Reports are written to be read, of course. And when there are differences of opinion, problematic points should be addressed. It would be naive to think reports can stay on paper and largely be ignored.
The report kept getting tweaked until the last possible moment. Its presentation was even delayed once. Was there disagreement within the EC over what the report should say?
The Migration and Asylum Package was scheduled to be presented on 23 September, which essentially caused the delay because from a communications standpoint we could not have both it and an important mechanism like the one on rule of law, in the same week. So the EC opted to unveil the migration package on 23 September and the new mechanism - on 30 September.
In other words, there were no disagreements over the content of the report itself? It was more procedural.
The EC prepared this report acting within its powers. President Ursula von der Leyen clarified the week before last that the report would be released by the end of September. The mechanism and the accompanying report were on the EC calendar.
The report acknowledges that Bulgaria has launched a judicial reform and opened investigations of emblematic individuals, but it also makes remarks about the media environment and the insufficient effort in combating corruption despite having strategies in place. What is your interpretation?
There is always more to be done in every area of public life. And that is not limited to Bulgaria. The key is to have the necessary legislation and regulatory bodies and mechanisms in place. On the issue of media freedom and media market transparency, for example, my parliamentary group proposed a piece of legislation in 2018 that was eventually passed.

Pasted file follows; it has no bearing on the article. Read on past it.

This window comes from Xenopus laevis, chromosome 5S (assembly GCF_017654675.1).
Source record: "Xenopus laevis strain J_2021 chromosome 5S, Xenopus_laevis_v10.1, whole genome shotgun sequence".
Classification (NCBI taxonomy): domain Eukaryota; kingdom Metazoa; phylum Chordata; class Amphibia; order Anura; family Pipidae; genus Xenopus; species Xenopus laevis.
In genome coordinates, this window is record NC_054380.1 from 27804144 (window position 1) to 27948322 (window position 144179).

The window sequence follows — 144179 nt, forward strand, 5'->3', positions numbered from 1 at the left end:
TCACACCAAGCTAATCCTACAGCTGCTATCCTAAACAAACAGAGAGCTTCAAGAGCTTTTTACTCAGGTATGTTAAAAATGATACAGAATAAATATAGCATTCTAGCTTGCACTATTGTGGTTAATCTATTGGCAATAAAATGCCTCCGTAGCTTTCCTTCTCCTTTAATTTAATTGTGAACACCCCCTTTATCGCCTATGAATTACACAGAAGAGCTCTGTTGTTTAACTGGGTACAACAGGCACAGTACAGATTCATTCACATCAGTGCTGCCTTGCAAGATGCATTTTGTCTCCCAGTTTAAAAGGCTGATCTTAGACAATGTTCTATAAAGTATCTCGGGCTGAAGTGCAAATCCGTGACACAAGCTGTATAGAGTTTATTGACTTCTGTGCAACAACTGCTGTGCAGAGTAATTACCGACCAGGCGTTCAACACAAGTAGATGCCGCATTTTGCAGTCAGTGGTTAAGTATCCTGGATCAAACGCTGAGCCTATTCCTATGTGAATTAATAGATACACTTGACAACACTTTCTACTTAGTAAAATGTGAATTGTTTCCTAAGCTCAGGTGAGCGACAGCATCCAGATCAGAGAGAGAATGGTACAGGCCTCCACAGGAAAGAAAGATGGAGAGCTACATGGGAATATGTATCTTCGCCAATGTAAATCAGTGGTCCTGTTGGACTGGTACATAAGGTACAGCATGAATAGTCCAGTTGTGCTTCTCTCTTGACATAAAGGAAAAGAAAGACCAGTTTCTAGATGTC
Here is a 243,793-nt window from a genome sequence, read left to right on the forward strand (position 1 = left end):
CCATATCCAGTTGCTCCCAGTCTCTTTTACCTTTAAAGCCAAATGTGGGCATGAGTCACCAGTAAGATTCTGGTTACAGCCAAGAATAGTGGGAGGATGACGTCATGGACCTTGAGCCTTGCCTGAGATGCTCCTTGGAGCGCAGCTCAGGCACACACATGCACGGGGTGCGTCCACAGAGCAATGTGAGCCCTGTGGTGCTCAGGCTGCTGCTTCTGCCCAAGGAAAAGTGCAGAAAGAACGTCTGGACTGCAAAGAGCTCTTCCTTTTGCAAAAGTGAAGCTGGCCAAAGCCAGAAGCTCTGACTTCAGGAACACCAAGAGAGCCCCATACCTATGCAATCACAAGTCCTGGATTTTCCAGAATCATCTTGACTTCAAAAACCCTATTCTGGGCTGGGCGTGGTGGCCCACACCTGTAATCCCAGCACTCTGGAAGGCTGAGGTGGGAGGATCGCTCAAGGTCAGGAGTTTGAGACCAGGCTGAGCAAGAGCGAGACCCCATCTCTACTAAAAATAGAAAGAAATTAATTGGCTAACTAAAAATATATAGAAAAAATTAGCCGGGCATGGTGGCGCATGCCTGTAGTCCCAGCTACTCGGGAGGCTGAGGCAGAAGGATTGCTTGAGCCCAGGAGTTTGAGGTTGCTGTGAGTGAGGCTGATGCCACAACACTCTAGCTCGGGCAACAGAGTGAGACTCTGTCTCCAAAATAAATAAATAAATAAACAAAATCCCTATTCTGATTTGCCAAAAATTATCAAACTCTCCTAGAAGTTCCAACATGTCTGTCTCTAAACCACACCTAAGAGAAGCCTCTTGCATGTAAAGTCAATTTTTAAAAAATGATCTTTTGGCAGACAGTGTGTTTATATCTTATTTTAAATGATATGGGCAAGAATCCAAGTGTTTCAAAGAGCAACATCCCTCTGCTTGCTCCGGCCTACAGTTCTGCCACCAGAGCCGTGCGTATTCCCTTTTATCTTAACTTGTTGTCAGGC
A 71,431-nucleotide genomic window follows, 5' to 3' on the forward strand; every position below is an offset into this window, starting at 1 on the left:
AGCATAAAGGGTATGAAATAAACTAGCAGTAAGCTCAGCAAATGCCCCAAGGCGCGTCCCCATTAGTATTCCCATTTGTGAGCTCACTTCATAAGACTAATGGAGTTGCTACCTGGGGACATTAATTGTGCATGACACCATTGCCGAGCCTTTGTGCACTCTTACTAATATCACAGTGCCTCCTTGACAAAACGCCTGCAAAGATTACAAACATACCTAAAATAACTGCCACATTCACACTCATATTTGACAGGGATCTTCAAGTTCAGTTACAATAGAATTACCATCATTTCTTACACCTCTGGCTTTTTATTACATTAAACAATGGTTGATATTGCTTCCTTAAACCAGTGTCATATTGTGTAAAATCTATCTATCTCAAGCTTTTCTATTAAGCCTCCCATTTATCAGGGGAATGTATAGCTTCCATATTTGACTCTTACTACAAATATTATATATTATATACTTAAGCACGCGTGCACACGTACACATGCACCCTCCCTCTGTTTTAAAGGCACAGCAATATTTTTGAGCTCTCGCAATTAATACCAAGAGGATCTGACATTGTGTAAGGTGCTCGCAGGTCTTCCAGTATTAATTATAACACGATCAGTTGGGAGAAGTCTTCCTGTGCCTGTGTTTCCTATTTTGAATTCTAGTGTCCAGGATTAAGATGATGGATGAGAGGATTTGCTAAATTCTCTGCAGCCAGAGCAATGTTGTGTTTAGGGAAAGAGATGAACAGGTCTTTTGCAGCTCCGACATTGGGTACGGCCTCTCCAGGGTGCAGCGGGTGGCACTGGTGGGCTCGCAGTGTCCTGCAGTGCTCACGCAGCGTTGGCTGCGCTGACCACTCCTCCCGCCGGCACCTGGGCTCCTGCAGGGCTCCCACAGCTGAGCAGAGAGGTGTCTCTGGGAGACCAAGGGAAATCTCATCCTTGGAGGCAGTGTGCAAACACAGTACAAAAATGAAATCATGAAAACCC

What EU country is most severely criticised in the report?
Two countries stand out - Poland and Hungary - because proceedings under Article 7 of the Treaty on European Union have been opened against them, which is one step away from stripping a country from its vote in the Council. The idea of the report is to help prevent such extreme scenarios by serving as an early warning system so that Member States and the EC can engage in dialogue at a much earlier stage and avoid dire consequences. Otherwise, divisions will only grow deeper.
Does that mean we can be optimistic?
In and of itself, the mechanism is fair, I find it thorough as well. At the same time, all the unresolved issues with the rule of law cannot be conquered by this mechanism alone, never mind in the next couple of years. We need active dialogue both with European institutions and national authorities. Pointing out the mistakes from the outside is not enough to reform one sector or another. A consensus is needed nationwide, or at least between the established political powers in the National Assembly. Why not go even further and put forward a broad platform that would also allow Bulgarian citizens to participate directly. Unfortunately, there are deep institutional divisions.
Born on 16 September 1985 in Sevlievo, Ilhan Kyuchyuk studied political science and law at “St Cyril and St Methodius” University of Veliko Tarnovo. He has been through numerous specialisations and training courses. He served as president of the Youth Movement for Rights and Freedoms (Youth MRF). He is currently vice-president of the Alliance of Liberals and Democrats for Europe (ALDE) and an MEP representing MRF/Renew Europe.